"20 Simple Steps to the Perfect Persuasive Message... 7. Match message and medium: One useful rule of thumb is: if the message is difficult to understand, write it; if it's easy, put it in a video... 10. Repetition: whether or not a statement is true, repeating it a few times gives the all-important illusion of truth. The illusion of truth leads to the reality of persuasion... 13. Minimise distraction: if you've got a strong message then audiences are more swayed if they pay attention. If the arguments are weak then it's better if they're distracted... 15. Disguise: messages are more persuasive if they don't appear to be intended to persuade or influence as they can sidestep psychological reactance (hence the power of overheard arguments to change minds)... " - PsyBlog (Dec 2010)
Since huge corporations almost always own divisions who sell to the pentagon, it is not surprising that their TV News shows wholeheatedly support war:
- Disappearing Antiwar Protests
"Hundreds of thousands of Americans around the country protested the Iraq War on the weekend of September 24-25, with the largest demonstration bringing between 100,000 and 300,000 to Washington, D.C. on Saturday. But if you relied on television for your news, you'd hardly know the protests happened at all." - FAIR (Sept 2005)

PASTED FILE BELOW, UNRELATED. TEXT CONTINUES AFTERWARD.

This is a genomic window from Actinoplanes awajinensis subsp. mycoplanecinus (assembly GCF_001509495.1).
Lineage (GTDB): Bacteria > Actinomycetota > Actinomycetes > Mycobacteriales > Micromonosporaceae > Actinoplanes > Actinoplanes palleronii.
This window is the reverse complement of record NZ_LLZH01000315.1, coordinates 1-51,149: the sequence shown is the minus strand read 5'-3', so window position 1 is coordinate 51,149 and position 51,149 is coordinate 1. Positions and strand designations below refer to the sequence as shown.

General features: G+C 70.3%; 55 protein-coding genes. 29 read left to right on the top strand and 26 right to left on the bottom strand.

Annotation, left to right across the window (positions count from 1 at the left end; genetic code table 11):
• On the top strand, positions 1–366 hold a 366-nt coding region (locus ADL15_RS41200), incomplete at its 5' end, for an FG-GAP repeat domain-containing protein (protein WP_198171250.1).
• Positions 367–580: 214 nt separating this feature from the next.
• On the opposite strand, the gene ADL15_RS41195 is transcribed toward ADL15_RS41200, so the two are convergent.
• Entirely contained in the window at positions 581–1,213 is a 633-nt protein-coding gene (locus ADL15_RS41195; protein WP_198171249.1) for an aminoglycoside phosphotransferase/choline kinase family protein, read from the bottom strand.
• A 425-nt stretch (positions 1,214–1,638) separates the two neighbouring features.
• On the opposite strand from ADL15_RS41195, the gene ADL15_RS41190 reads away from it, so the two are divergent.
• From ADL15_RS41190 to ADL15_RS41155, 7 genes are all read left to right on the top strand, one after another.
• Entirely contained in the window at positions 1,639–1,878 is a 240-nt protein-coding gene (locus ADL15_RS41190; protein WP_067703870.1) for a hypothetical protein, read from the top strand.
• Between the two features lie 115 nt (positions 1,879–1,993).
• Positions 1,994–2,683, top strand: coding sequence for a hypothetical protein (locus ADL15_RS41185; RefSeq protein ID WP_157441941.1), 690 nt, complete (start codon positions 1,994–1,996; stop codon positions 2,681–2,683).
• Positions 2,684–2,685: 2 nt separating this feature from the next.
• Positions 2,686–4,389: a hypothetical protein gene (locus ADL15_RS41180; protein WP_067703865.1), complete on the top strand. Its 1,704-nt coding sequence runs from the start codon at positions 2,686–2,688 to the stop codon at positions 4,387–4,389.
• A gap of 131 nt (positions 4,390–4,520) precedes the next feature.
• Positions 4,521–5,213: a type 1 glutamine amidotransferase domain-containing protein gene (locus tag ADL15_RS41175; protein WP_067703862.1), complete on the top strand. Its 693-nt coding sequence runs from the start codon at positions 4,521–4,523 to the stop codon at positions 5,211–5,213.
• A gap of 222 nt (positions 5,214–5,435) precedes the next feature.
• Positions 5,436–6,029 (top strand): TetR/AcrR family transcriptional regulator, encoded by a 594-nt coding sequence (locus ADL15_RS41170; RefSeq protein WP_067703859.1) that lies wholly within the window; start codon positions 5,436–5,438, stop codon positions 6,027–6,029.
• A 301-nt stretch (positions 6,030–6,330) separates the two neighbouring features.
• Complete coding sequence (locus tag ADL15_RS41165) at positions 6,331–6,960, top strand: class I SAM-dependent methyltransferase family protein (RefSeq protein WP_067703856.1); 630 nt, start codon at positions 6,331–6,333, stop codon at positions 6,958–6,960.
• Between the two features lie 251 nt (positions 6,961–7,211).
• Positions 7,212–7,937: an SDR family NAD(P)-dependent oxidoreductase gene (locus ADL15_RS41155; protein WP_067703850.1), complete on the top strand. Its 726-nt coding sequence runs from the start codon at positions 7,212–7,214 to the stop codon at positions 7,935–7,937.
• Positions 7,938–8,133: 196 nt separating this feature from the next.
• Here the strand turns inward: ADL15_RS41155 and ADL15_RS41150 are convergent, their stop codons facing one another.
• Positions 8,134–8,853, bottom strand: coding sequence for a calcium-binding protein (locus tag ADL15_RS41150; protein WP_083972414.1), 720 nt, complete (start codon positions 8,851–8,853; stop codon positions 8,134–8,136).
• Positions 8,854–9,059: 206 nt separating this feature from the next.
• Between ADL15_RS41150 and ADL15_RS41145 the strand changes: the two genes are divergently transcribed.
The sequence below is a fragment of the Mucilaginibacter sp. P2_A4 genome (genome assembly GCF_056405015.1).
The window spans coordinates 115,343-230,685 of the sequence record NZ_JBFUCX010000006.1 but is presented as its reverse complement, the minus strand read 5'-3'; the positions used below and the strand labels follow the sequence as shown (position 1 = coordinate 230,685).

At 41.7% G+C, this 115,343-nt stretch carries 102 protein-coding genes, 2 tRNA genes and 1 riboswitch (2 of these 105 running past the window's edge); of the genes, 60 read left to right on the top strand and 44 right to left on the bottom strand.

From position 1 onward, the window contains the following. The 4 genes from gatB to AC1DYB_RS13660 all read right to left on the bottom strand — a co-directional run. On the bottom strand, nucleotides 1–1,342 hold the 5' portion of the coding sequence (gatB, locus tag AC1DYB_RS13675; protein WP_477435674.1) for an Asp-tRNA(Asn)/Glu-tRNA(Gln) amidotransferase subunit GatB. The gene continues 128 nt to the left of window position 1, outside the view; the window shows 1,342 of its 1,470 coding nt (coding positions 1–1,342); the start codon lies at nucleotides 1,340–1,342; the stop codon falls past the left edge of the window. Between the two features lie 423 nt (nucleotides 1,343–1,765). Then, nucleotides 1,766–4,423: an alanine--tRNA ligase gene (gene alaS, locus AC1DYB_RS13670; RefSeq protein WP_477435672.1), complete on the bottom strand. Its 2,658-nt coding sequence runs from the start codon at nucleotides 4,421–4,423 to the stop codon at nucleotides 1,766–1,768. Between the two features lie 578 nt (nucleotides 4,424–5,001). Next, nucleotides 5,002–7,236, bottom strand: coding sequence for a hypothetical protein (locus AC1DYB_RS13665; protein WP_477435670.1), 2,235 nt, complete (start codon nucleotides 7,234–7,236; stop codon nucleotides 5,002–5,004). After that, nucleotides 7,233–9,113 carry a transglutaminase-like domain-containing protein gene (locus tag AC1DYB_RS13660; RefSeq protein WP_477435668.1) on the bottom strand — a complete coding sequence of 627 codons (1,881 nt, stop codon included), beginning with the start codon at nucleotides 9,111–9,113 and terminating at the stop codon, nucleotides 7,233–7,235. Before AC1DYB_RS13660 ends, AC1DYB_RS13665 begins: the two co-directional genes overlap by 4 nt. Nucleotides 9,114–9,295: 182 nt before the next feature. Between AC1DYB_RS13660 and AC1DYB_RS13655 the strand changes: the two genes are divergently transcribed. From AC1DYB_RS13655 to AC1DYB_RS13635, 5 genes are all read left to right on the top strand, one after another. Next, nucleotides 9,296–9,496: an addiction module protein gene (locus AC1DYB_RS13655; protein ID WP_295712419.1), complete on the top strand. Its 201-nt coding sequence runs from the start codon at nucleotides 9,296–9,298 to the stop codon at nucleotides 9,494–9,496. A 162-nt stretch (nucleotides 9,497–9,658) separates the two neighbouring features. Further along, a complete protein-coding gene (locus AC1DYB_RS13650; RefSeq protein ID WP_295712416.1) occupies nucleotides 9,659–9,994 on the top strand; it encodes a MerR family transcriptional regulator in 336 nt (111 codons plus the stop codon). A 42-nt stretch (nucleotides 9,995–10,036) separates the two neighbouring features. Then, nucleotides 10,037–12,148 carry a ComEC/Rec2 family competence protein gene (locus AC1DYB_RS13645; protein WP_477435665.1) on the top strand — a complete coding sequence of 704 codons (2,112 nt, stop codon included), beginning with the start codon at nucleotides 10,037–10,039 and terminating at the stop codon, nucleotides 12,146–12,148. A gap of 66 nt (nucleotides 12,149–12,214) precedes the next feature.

- Military Analyst Story 1
"This morning's "blockbuster" New York Times article by David Barstow, documenting the Pentagon and U.S. media's joint use of pre-programmed "military analysts" who posed as objective experts while touting the Government line and having extensive business interests in promoting those views, is very well-documented and well-reported. And credit to the NYT for having sued to compel disclosure of the documents on which the article is based. There are significant elements of the story that exemplify excellent investigative journalism. - Salon (April 2008)
- Military Analyst Story 2
"It has now been more than ten days since the New York Times exposed the Pentagon's domestic propaganda program involving retired generals and, still, not a single major news network has even mentioned the story to their viewers, let alone responded to the numerous questions surrounding their own behavior." - Salon (April 2008)
- Military Analyst Story 3
"Hidden behind that appearance of objectivity, though, is a Pentagon information apparatus that has used those analysts in a campaign to generate favorable news coverage of the administration’s wartime performance, an examination by The New York Times has found." - The New York Times (April 2008)
- Iraq War 1
"One of the most amazing aspects of this week has been watching network media stars feign shock over the fact that anyone could suggest that they were "deferential, complicit enablers" of the Bush march to war. It's as though they never heard anyone ever suggest such a thing until George Bush's own Press Secretary mocked them for being meek, uncritical disseminators of government propaganda, and now -- they seem to want to convey -- they're just so confused and astonished that anyone could possibly think that about them." - Salon (May 2008)
- Iraq War 2